How to Pick Out a Laptop

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“I need to buy my college student a laptop for the upcoming fall semester. What should I buy?”

A friend of the family asked me that the other day, and the question is a bit more complicated to answer today than it might have been in years past.

For one thing, you have the Apple products to take into consideration. Also consider how people despise Windows Vista, and whether Windows 7 will be legitimately better than Windows XP. But aside from choosing which platform and operating system to choose, you also should consider whether a netbook would be a better choice than a full sized laptop.

So let’s break some of these things down.

As for Windows 7, most of the hardware vendors will provide an upgrade path from Windows Vista.

Sure, you’ll have to pay for it, but just about any hardware out today will be fine with the new operating system. In other words, you won’t need to buy an entirely new laptop or upgrade the RAM just to load Windows 7. But the larger question is whether it will be really any better than Vista.

A good friend of mine has been running a pre-release version of Windows 7 on his laptop for a while and swears it is better. However, I have also seen it, and there are things I wasn’t so fond of, such as the naming convention for all the folders in My Documents. Microsoft made – in my opinion – a mess of the naming scheme. Moreover, a survey was just published indicating only about 60% of IT departments have any plans on the table to deploy Windows 7 (it’s coming out in October this year).

So the answer to this is really convoluted. For most people Windows XP is still a perfectly functional operating system – beloved, even. Vista is kinda sucky, and “7” is not getting rave reviews yet, even if you can get a cheap upgrade.

As for the form factor question, I think netbooks are incredibly convenient. Your college student can throw it in a backpack and run off to class and take notes on the darned thing. How cool is that? The battery life will leave you wanting, and the cramped keyboards are a few of the issues you’ll need to keep in mind, though. And you’ll also probably need to fork out a few extra bucks for an external DVD drive (they will almost certainly be required to install some software for some class with a “progressive” professor who expects them to keep up with the times – sheesh!).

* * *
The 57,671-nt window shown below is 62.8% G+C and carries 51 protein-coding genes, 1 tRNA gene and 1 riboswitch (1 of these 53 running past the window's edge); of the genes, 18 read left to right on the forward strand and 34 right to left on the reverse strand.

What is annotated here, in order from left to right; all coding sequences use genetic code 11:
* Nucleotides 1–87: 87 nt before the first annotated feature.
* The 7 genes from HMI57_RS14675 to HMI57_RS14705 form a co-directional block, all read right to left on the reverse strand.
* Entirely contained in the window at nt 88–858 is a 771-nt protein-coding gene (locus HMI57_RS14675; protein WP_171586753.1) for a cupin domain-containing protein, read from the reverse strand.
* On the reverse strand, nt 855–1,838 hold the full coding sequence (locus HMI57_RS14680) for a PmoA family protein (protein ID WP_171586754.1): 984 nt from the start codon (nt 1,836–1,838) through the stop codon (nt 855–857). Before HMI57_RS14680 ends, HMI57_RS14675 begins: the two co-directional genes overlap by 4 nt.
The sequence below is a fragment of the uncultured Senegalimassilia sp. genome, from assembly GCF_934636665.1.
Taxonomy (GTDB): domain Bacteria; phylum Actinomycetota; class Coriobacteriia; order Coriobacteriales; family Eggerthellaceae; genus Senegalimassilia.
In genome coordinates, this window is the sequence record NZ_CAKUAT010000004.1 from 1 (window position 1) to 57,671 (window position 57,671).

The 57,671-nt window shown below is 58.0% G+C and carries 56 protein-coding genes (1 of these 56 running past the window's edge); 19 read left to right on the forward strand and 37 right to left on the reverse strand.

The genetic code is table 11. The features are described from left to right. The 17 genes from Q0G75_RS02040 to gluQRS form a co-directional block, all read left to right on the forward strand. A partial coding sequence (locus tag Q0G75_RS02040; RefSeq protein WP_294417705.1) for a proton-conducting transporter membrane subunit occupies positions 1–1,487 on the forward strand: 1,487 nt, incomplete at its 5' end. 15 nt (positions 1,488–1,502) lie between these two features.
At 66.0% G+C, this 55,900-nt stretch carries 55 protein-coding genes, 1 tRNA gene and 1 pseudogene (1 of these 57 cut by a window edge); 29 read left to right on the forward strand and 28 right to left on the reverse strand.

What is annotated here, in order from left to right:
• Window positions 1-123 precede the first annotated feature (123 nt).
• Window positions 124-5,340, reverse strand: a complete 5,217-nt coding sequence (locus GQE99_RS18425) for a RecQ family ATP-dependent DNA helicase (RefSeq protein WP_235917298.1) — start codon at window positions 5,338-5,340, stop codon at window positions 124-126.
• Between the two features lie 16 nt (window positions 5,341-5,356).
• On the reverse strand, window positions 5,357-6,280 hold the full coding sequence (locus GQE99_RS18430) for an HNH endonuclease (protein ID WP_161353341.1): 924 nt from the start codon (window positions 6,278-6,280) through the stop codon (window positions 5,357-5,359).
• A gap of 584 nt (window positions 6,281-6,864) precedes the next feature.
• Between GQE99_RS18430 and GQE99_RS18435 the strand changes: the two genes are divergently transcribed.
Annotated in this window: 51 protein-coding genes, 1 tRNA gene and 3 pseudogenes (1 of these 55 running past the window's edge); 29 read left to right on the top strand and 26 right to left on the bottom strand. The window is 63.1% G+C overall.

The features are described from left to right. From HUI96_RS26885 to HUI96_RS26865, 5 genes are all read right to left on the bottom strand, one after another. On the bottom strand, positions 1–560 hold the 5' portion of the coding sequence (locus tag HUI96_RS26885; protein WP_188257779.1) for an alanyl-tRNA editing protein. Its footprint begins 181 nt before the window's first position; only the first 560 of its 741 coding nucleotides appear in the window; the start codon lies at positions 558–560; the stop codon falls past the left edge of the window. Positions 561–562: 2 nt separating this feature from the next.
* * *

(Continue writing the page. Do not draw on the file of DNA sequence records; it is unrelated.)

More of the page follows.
But the benefit of a smaller screen is that they’ll be less likely to watch movies on it or play video games on it. They’ll be forced to go to a friend’s dorm room and play on the big screen TV. You can almost hear the complaints now: “How cumbersome my social life is, dad.” *sigh*

So, the benefits of a netbook are pretty compelling, if you look at it in just the right light. Another compelling factor: most netbooks still ship with Windows XP. Bear in mind though that Windows 7 will change that, as “7” was designed to run well on netbooks. So hurry, while supplies last…

Finally, as for the Apple Mac question, we should take a moment to consider what a Mac really is. A Mac is an expensive, user-friendly UNIX computer. Without equivocation, a Mac computer is a well designed, stable creature. But that comes at a price. Furthermore, some websites are programmed with certain features that do not work on a Mac, and some programs simply won’t be compatible with the Mac OS. Period.

There are hoards of Mac loyalists whose blood pressure just shot up when I mentioned that, and I understand their protestations.

You can buy Microsoft Office for Mac (but the equivalent of Outlook, called Entourage, is crap), or you can set the Macbook up as a dual boot to load Windows if you really must (but you have to purchase a license for the Microsoft OS), or you can use a virtual machine (a program to run Windows as if it were an application loaded inside the Mac OS).

Those are all fine options for people who are interested in fooling around with technology, or don’t have expectations in terms of productivity. But if you really want a machine that is going to do everything you need for a college degree program, you cannot – I repeat: cannot – guarantee that with a Mac. I love Apple to death and wouldn’t trade my iPhone for free Starbucks for a year. But I do not think productivity should be thrown under the bus for style and trend.

So keep those things in mind when you go to buy your college student a new laptop…

Netbooks offer a great price point and you can still buy them with good ol’ Windows XP. But there’s a good likelihood that they’ll be interested in buying a new laptop within the next few years… or upgrading to “7”…Oh, and as for Linux, don’t even think about it unless your student already has considerable experience with Linux.

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